Quinn wrote that the tribe believed that Turtle Cove, the beach that is currently home to the Montauk Point Lighthouse, was a vortex of interdimensional energy like a bubbling volcano. This portal leet power from other worlds.


Centuries later, during World War Two, the U.S. Navy set up a base on Turtle Cove. They renamed it Campero and erected a coastal defense station perfectly situated to protect New York City from a Nazi U. Boat invasion.


Then, in 1947, the Cold War began. The U.S. military no longer needed to sink U. Boats. Now they worried about Soviet missiles. And Campero got a new name, the Montauk Airforce Station, in 1960. The Air Force installed a high powered antenna, the A.N. FPS 35 radar that still looms over Montauk today.


It was part of the larger radar system connected to an early computer network that scanned the airspace over the United States. And it was powerful enough to give cities a warning before a Soviet aircraft reached American shores.


Only 12 radars of this type were built in the U.S. All of them have been dismantled except for the one at Montauk. The base closed down on January 30, 1st, 1981, at least officially, then three more years passed before the military finally handed the land over to the state of New York for a closed base.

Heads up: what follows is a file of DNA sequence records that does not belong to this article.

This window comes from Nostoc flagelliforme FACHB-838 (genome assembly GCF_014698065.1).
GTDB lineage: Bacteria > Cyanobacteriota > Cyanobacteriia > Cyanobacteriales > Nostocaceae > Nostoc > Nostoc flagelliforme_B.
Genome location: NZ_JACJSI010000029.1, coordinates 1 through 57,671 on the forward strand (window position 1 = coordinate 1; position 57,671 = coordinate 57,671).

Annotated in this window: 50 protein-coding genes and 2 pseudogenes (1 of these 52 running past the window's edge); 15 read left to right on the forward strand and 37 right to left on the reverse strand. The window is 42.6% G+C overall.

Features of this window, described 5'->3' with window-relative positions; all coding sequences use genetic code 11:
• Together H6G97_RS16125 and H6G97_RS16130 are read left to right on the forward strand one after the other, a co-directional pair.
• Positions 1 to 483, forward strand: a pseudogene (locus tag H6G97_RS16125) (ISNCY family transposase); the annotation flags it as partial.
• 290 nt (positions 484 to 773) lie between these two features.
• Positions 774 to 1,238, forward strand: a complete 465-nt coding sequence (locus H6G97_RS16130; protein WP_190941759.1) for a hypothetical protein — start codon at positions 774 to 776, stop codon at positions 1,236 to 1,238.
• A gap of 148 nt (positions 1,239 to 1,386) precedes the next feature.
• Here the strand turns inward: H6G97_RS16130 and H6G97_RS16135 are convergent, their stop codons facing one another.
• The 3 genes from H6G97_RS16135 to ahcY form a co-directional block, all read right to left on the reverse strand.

Security at Montauk is reportedly still tight today. It's totally locked down, meaning it's impossible to deduce its official purpose. Instead, we'd need to look at unverified testimonies to get a sense of what the base was really used for.


Electromagnetic engineer Preston Nichols was an authority on Montauk project conspiracy theories. In his book The Montauk Project Experiments in Time, Nichols said that in 1984 he explored the abandoned property. Debris and equipment were strewn everywhere, as if everyone had left in a hurry.


He claimed he came upon a homeless man who sputtered what at first sounded like nonsense. The man said he used to work on the base until a huge beast supposedly tore through the complex.